The Rapp for Nov. 18

VDOT operator Charles W. Jenkins Jr. at the Rappahannock yard. Photo by Roger L. Foster.

VDOT ready for winter

Are the words “winter” and “snow” causing you flashbacks to last winter’s bad-weather trip? Not to worry, says the Virginia Department of Transportation’s superintendent in Rappahannock County, Richie Lillard: “We are ready.”

Lillard and his crew of 14 are responsible for maintaining Rappahannock’s 57 miles of primary and 218 miles of secondary roads. For snow removal, Lillard says, his crew have 14 pieces of equipment including eight trucks, three loaders and three motor graders. Equipment under contract adds 10 trucks with plows and spreaders, nine four-wheel-drive farm tractors with blades, two backhoes and a skid loader, he says.

Two chemical domes at the VDOT headquarters on Rock Mills Road next to the Flatwood recycling station are stocked with 10,000 tons of salt. Additional materials on hand include 2,000 tons of sand and 6,000 gallons of liquid calcium chloride, Lillard says.
You can contact the local VDOT facility directly at 540-987-8939 — a number Lillard says will be specially manned during snow emergencies — or call 800-367-ROAD (7623) or visit virginiadot.org for information, concerns or questions. — Roger L. Foster

Photo by Molly M. Peterson

Rapp photographer on top

After more than 1,250 votes were counted in its first-ever photo contest, the Piedmont Environmental Council (PEC) found it had a tie for the grand prize winner — and one of those two winners is Sperryville’s own Molly M. Peterson, who entered her photo (shown here) titled “Gratitude.” The picture of a happy pig being sprayed down on a hot summer day garnered exactly 37.7 percent of the PEC’s collected votes — as did a photo by John McTarnaghan — so the two will share the honor.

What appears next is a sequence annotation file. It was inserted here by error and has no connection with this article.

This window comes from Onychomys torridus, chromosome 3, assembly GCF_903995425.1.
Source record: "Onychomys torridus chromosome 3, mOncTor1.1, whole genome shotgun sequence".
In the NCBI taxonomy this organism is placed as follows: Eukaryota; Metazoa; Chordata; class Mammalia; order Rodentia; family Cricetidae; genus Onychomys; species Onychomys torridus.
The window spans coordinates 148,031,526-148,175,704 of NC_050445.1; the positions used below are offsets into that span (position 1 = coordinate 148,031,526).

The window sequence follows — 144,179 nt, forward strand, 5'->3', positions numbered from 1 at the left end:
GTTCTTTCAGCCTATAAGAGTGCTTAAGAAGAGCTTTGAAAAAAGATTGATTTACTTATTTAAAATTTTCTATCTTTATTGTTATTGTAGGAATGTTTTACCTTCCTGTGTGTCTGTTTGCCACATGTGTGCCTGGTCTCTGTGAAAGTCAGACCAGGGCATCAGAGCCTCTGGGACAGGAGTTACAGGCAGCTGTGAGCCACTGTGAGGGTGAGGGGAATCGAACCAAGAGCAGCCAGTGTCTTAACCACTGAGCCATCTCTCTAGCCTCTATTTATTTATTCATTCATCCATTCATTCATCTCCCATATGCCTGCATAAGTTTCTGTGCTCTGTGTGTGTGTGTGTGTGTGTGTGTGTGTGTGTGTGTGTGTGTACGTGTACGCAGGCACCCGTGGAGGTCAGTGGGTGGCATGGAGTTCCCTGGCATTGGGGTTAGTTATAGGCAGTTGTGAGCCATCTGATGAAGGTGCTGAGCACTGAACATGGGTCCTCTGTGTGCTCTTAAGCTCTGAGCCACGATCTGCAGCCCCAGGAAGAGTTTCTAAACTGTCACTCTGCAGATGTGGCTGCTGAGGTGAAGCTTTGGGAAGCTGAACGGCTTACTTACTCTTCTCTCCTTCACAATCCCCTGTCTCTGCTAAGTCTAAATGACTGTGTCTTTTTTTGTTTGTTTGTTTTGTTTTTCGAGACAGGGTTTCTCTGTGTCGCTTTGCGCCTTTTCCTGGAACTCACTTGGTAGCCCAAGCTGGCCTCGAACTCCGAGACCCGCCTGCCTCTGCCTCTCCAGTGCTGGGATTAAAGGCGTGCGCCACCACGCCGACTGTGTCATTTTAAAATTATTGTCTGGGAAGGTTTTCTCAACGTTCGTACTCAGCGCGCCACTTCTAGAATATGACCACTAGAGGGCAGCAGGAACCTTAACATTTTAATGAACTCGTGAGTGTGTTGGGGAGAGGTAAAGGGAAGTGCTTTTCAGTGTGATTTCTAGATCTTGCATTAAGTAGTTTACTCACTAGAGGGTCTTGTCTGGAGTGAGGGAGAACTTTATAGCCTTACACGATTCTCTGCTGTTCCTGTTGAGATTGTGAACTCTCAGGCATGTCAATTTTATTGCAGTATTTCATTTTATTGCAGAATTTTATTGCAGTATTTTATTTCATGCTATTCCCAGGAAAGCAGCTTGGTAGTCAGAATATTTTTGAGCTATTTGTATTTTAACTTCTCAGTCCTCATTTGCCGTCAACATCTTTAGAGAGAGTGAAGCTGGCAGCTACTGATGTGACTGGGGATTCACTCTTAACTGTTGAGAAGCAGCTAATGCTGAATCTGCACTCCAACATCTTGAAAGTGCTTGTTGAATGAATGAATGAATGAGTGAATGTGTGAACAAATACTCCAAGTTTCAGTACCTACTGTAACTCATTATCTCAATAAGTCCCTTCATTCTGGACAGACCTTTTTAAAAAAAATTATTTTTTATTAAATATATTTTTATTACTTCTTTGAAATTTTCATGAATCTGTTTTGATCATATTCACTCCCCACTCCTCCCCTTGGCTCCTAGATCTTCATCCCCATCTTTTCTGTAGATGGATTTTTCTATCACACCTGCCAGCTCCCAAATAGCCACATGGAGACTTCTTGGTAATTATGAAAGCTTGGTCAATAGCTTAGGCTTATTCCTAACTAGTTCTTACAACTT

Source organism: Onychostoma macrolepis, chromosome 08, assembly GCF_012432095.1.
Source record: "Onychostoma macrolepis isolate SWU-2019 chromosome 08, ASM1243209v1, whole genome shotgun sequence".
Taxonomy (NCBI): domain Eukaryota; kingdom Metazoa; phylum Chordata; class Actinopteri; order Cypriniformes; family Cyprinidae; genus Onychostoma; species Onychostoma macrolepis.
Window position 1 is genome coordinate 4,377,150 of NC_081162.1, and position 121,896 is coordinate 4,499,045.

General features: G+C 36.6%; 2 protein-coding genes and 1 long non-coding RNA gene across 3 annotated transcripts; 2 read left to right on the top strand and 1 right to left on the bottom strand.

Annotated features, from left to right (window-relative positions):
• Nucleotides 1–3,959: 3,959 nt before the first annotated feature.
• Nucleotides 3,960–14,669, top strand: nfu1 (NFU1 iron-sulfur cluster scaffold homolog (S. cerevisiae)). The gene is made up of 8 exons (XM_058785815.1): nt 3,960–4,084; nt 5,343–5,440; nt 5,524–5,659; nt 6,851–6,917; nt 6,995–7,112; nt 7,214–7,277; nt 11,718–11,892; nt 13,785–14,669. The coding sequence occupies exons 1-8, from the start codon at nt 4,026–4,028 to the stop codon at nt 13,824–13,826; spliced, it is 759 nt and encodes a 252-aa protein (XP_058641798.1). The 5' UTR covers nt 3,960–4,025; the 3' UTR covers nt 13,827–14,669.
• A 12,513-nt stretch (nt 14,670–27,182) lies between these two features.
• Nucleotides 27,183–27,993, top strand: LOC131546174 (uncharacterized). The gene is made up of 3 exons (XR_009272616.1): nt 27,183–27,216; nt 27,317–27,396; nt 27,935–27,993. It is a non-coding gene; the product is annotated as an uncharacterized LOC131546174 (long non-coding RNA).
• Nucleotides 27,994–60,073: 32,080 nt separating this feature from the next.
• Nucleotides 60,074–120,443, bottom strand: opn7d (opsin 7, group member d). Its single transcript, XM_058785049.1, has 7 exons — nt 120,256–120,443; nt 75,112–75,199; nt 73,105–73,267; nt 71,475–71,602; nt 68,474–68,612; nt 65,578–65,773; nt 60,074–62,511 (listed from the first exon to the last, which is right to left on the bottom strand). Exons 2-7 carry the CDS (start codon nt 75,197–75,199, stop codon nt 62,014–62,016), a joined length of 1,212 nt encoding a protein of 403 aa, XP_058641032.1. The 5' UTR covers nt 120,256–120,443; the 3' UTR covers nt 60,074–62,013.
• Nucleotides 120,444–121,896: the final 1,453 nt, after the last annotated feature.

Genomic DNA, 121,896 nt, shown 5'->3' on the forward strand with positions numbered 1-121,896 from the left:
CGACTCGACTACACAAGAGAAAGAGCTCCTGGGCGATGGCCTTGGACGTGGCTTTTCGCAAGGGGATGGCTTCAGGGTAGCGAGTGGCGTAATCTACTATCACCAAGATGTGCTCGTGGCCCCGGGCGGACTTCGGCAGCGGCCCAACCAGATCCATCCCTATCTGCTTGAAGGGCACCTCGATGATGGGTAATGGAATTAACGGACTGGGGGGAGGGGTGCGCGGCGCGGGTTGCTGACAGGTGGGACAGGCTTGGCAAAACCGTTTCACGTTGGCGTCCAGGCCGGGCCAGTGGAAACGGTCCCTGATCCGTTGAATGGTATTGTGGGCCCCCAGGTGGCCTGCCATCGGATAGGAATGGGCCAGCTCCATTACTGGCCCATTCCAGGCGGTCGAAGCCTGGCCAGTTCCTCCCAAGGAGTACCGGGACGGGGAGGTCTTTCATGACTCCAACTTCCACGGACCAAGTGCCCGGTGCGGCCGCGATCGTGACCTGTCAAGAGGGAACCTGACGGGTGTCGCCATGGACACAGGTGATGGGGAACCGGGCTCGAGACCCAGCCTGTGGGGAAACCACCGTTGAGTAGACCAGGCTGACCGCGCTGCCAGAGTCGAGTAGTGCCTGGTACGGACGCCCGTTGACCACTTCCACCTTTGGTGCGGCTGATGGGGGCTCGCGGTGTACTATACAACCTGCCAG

“The photo was taken this summer at Mount Vernon Farm,” emailed Peterson, whose husband, Mike, manages the farm. “It was such a hot summer and one of my favorite things to do was to spray off the pigs (pigs don’t sweat, that’s why they like to wallow).

“I swear I felt like a five-year-old because it was just so much fun. I love pigs — always have — they have so much personality.
“Mike took over spraying so I could take photos. I knew this little guy was smiling when I took it. One of the things I love about the farm is that the animals live as naturally as possible — these pigs live in the forest and the open paddocks so they’re allowed to be pigs and they certainly don’t mind interaction with us humans.”

Finalist images, including Peterson’s will be featured in a 2011 calendar available to anyone who donates $50 or more to the PEC (www.pecva.org) between now and Dec. 15.

Woodville’s Hedrick heads PATC

On Nov. 9 at the annual meeting of the Potomac Appalachian Trail Club, John Hedrick of Woodville was elected president of the 6,000-member club, headquartered in Vienna, Va. Hedrick has volunteered in many capacities in the club and is presently the supervisor of trails, responsible for the oversight of more than 1,200 miles of hiking trails in four states.

The visionaries who planned and built the Appalachian Trail founded the PATC in 1927. PATC volunteers contribute tens of thousands of hours of service every year. They maintain and build trails, cabins and shelters, teach Leave No Trace principles, publish maps and guide books, lead hikes and manage hundreds of acres of preserved land. Some 300 miles of hiking trails in Shenandoah National Park are maintained by PATC.

In 2000 Hedrick hiked the entire Appalachian Trail, 2,168 miles, from Springer Mountain in Georgia to Katahdin Mountain in Maine. He wanted to “give back” by volunteering his time to help preserve and manage for future generations the natural, scenic and cultural resources associated with the many outdoor recreational trails. The PATC was the organization that inspired him to act on that desire.

Narmada marks anniversary

Narmada Winery in Amissville will celebrate its first anniversary on the weekend of Nov. 20-21 with Indian food, music, dancing and more.

Limited edition first-year anniversary wine glasses will be available. There will be raffles and door prizes on both days.
Narmada is located at 43 Narmada Lane off Route 211 in Amissville. The phone number is 540-937-8215 and the Web site is www.narmadawinery.com.

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